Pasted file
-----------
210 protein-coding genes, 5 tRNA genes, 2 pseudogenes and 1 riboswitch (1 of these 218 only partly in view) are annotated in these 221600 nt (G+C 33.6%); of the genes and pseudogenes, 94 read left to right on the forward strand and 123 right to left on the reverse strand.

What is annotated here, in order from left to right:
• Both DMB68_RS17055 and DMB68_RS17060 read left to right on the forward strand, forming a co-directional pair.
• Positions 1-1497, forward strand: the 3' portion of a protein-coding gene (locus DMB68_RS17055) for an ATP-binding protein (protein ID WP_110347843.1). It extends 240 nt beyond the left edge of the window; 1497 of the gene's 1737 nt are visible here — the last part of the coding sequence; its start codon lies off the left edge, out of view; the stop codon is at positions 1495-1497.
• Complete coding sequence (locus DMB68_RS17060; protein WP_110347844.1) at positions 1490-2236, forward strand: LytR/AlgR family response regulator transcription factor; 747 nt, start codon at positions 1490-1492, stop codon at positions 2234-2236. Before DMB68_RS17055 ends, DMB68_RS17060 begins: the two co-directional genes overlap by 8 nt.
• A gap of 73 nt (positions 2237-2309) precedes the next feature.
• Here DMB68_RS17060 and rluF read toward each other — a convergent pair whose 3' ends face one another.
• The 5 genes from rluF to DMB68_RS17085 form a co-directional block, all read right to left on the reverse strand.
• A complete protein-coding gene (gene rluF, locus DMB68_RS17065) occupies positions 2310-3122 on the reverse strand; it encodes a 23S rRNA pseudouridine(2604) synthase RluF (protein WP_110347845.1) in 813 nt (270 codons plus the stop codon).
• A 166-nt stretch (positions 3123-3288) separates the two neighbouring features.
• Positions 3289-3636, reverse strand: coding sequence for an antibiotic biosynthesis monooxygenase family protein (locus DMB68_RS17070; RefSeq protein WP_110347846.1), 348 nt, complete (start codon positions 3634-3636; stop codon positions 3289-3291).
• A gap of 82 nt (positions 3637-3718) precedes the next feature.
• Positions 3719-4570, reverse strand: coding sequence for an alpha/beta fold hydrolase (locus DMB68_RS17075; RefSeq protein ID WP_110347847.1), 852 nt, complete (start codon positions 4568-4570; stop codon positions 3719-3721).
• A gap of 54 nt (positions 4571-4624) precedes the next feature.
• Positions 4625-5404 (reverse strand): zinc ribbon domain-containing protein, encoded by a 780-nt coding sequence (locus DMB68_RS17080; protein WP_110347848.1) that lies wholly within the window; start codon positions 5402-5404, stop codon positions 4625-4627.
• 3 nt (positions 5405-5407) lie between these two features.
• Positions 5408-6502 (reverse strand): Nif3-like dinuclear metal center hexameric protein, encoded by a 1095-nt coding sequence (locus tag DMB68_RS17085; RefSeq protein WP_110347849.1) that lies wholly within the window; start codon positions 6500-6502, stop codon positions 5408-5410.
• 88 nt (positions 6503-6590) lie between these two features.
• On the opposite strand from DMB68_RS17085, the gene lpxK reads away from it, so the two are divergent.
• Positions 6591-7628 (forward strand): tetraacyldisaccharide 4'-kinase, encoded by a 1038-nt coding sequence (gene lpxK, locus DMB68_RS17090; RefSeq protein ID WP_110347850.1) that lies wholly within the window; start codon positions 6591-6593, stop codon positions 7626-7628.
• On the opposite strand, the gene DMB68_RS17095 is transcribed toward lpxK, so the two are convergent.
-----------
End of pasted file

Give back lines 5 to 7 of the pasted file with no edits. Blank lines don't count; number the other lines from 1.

• Complete coding sequence (locus DMB68_RS17060; protein WP_110347844.1) at positions 1490-2236, forward strand: LytR/AlgR family response regulator transcription factor; 747 nt, start codon at positions 1490-1492, stop codon at positions 2234-2236. Before DMB68_RS17055 ends, DMB68_RS17060 begins: the two co-directional genes overlap by 8 nt.
• A gap of 73 nt (positions 2237-2309) precedes the next feature.
• Here DMB68_RS17060 and rluF read toward each other — a convergent pair whose 3' ends face one another.